The second reason for skepticism is outlined in this blog post from the American Council on Education, titled “Will Performance-Based Funding Further Disadvantage Disadvantaged Students?” (I’m considering “performance-based” and “outcomes-based” synonymous.) The authors, who are both professors of education, write:


One of the most commonly cited unintended consequences of PBF [performance-based funding] is that resource-dependent colleges may have an incentive to “cream” admissions by enrolling students who are more likely to graduate, while curtailing admission of disadvantaged groups that are less likely to complete. Moreover, there are concerns that PBF could disproportionally penalize colleges that predominately serve students from disadvantaged backgrounds.

In other words, such a funding model may create a different set of perverse incentives, in which colleges have little interest in recruiting students that are more likely to negatively affect its “outcomes.” If schools are funded according to results, then schools might focus on attracting the sort of students more likely to deliver results — and, therefore, come to see low-income students, minority students, non-traditional students and others as a greater liability.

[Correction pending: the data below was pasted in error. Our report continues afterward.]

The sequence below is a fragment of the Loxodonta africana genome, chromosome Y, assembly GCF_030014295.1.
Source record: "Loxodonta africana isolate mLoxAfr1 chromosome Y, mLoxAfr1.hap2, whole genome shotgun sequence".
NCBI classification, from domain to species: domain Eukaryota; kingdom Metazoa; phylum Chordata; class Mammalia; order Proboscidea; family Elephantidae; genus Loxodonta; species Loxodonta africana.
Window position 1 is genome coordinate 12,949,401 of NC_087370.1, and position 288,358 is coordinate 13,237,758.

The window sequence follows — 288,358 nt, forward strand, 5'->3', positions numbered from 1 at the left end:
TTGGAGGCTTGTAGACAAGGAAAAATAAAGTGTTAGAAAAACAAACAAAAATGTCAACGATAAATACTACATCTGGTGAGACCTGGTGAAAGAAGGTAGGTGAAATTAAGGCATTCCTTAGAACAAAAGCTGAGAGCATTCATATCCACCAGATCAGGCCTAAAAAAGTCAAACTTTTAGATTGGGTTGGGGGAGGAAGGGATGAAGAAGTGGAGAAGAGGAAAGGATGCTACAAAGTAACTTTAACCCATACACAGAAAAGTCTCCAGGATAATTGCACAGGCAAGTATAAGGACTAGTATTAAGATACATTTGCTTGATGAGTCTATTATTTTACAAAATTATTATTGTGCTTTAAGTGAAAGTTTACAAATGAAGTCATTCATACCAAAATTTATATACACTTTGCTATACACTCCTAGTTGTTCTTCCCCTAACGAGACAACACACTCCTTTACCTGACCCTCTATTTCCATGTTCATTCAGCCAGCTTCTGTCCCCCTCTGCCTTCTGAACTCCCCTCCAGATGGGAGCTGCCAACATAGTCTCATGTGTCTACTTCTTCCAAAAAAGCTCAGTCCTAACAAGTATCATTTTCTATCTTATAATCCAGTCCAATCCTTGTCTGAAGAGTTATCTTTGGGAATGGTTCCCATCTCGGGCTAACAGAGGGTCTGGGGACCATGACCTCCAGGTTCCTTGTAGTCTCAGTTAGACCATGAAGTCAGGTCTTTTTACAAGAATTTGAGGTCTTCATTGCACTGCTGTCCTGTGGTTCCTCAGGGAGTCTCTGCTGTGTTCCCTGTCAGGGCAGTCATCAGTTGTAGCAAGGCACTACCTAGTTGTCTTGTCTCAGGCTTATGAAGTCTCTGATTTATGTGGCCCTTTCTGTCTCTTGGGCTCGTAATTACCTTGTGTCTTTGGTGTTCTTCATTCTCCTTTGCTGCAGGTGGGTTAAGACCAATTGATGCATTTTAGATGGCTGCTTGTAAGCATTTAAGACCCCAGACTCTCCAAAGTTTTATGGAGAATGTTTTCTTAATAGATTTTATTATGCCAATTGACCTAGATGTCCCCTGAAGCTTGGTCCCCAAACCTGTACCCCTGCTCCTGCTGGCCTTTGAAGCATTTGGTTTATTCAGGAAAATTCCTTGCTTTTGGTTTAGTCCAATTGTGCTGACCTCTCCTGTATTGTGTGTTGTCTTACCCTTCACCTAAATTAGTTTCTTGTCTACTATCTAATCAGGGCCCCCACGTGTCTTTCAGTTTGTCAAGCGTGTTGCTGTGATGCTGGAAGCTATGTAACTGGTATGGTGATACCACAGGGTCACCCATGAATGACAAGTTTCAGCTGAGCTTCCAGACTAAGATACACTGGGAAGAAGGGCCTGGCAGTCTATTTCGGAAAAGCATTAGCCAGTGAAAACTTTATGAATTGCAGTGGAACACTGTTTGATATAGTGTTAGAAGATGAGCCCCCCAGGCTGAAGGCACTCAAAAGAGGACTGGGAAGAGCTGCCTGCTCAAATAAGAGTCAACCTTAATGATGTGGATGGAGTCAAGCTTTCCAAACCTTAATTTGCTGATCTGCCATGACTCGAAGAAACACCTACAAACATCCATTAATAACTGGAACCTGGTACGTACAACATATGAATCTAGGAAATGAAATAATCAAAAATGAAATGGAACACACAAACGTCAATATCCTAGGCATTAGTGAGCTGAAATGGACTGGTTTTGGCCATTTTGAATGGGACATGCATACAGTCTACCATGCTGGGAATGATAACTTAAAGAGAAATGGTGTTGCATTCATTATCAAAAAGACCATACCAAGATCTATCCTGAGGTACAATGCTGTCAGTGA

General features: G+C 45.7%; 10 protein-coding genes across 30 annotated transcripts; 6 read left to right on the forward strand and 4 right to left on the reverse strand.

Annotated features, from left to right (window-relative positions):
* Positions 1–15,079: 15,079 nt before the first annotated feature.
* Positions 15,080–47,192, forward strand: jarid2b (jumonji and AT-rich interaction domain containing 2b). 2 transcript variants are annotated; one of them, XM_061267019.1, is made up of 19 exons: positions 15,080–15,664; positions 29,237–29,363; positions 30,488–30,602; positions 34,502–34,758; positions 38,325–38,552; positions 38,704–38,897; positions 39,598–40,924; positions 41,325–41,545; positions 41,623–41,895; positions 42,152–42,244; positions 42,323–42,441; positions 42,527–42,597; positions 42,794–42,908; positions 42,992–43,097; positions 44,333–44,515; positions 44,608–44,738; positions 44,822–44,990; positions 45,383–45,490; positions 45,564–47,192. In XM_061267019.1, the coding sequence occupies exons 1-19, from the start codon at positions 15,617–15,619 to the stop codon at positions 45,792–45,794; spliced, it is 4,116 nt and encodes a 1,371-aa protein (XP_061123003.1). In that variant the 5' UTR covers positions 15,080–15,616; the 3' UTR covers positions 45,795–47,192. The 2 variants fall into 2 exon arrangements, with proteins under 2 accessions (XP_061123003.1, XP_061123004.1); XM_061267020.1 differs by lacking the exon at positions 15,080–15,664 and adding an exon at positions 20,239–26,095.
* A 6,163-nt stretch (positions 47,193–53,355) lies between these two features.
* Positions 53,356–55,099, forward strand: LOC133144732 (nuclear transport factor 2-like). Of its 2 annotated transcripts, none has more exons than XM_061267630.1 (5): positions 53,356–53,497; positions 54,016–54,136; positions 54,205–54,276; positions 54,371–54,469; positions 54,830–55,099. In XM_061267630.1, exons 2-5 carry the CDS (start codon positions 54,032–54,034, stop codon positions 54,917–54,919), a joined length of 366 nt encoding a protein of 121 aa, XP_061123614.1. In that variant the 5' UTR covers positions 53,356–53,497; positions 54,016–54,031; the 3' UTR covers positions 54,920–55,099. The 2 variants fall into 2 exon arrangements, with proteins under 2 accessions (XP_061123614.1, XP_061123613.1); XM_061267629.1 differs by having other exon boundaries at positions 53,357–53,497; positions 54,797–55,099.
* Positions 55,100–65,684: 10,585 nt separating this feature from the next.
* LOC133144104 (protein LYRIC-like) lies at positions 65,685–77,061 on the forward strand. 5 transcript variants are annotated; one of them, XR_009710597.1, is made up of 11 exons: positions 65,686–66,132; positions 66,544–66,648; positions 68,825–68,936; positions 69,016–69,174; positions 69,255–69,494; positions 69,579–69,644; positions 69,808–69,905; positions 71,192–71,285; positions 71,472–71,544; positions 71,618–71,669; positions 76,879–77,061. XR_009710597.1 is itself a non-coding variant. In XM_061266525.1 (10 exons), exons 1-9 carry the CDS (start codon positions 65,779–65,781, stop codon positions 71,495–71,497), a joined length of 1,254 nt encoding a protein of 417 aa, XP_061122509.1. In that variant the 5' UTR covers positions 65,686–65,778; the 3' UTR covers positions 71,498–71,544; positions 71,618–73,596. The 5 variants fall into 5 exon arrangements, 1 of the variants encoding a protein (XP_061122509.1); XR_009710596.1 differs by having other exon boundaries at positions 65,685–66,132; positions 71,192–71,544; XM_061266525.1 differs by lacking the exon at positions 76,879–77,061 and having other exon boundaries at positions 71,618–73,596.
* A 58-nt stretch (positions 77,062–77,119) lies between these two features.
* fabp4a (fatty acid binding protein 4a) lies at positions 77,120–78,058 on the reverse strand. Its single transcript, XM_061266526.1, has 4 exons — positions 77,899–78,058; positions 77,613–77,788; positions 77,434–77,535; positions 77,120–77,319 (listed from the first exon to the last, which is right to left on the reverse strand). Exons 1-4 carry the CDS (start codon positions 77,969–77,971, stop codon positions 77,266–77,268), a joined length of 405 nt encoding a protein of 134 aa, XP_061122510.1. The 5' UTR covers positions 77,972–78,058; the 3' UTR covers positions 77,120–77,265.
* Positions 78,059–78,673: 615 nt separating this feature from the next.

“Reports from the Community College Research Center explain that the colleges can minimize recruitment efforts at area high schools with large numbers of disadvantaged students, and reduce the number of developmental education or adult basic education course offerings,” the authors write, although they caution that “such undesirable institutional behaviors may be more of an impending threat than a reality at present.”

Smith, at ADHE, acknowledged that “that is a challenge … you do not want to have institutions begin raising standards [in order] to not admit students.” One of ADHE’s main goals, she said, is to close attainment gaps based on socioeconomics and race. But, she added, “there are ways to weight those very students and take that into account in those metrics, so it will incentivize the institutions to serve those students and maintain access.” But how those students will be weighted are among the many details that have yet to be determined.